Classic TV Guide covers

Classic TV Guide covers For the past three months I've been working with an expert team on a redesign project for TV Guide. The issue featuring the new look of the mag will drop the week of April 12. One of the best parts of the project was digging back into the magazine's rich visual history. Since it launched in 1953, TV Guide has had a long series of spectacular covers. In the 60s and 70s the magazine used a regular stable of illustrators, including Richard Amsel, Al Hirschfeld, Bob Peak, Ronald Searle, and Jack Davis, to create highly engaging and artful covers. They also used occasional guest artists like Andy Warhol, Romare Bearden, and Salvador Dali.

Sadly, there's no central archive of the entire run of TV Guide covers. But there is this wonderful Flickr page, run by fan and collector Jim Ellwanger, that collects over 350 of the greatest covers from the 1950s-2004. And there's also TV Guide: The Official Collectors Guide, a book that collects every cover from 1953 to 2005, when the magazine abandoned its digest size to become a full-size magazine.

(Above): November 29, 1975, Tony Curtis of McCoy, illustration by Bernard Fuchs.

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(Left to right): July 6, 1974, illustration by Richard Amsel; September 27, 1975, illustration by Al Hirschfeld; June 8, 1968, illustration of Hugh Downs by Salvador Dali.

TV Guide was launched in 1953, with a cover featuring Lucille Ball and Desi Arnaz's newborn son, Desi Arnaz Jr (Visit here for a full gallery of Lucy TV Guide covers, almost 50 issues). For the first decade the magazine featured mainly photographs on its covers, but by the mid-60s there were frequent illustrations. By 1970 TV Guide had a weekly circulation of 20 million copies, and almost every other issue featured an illustration on the cover of a TV notable.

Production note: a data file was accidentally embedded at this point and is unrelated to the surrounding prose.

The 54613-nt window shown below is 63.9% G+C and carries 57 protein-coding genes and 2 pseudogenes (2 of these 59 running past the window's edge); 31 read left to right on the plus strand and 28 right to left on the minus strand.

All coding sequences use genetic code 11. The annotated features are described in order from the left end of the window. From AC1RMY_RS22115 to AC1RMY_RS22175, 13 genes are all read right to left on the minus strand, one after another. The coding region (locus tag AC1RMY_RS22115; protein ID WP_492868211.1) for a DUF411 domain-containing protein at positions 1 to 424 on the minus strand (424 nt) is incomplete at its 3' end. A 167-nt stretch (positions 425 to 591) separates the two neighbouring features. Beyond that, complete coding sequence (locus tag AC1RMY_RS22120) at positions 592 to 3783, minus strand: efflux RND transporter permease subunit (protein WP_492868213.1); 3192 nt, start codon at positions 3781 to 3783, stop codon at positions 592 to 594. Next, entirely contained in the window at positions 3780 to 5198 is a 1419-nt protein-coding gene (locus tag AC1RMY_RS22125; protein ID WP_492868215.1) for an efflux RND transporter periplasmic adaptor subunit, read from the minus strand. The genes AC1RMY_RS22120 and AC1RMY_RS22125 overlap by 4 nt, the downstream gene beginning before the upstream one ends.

Richard Amsel illustrated 37 TV Guide covers from 1972-85. He's also known for his many movie poster illustrations. Al Hirschfeld's first TV Guide cover was of $64,000 Question host Hal March, in 1956, and he did dozens more for the magazine into the late 70s.

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(Left to right): March 5, 1966, illustration by Andy Warhol; August 21, 1971; June 21, 1969, illustration by Ronard Searle.

Ronald Searle's first TV Guide cover was an illustration of Bob Hope, in 1965; his last was in 1990. In-between he illustrated dozens of covers and was also a mainstay for inside illustrations.

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(Left to right): May 23, 1964, illustration by Jon Whitcomb; February 13, 1982, illustration by Bob Peak; July 10, 1971, illustration by Jack Davis.

Bob Peak is another well-known movie poster illustrator who did numerous TV Guide covers in the 70s and 80s, often with a sports theme. Jack Davis illustrated dozens of TV Guide covers in the 70s and 80s, usually with multiple characters.

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(Left to right): November 4, 1978, illustration by Richard Amsel; September 14, 1974; August 10, 1974, illustration by Talone and La Brasca.

Longtime TV Guide art director Jerry Alten has a book on illustration in the magazine during his tenure, which started in 1967 and ran until the 90s. It's called The Art of TV Guide and has a lot of good examples of cover and interior illustration, plus some fun background.

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  • Nicole

    Have you seen this HBO guide search engine/archive? http://www.theguidearchive....

  • Jeremy LaCroix

    I had no idea Dali had ever done a magazine cover. That's just amazing to me, and what a weird cover!

    These illustrations are so textural, I am loving the lack of cover lines as well. The end result is a much more focused and bolder statement than so many modern covers that are forced to carry the clutter of disparate call outs.

    Thanks for the inspiration!

  • lanyin

    Thank you and please keep on sharing!

    It is always so wonderful and inspiring to see how our predecessors handled creativity :-)

    Can't wait to see the new TV Guide covers.

  • pknot

    Actually Hirschfeld did 41 covers.

  • pknot

    Hirschfeld did 40 covers for the American TV Guide (a record I believe) as well as three covers for the Canadian edition. In the 1950 - 60s he did weekly illustrations for reviews, beginning in 1954. His first cover was in 1956, his last (of Ally McBeal) was in 1999. he did a series of six color interior illustrations of the leads in Friends in 2000.

    Many of the originals of these works can be seen at the Paley Center for Media in NYC and in LA.

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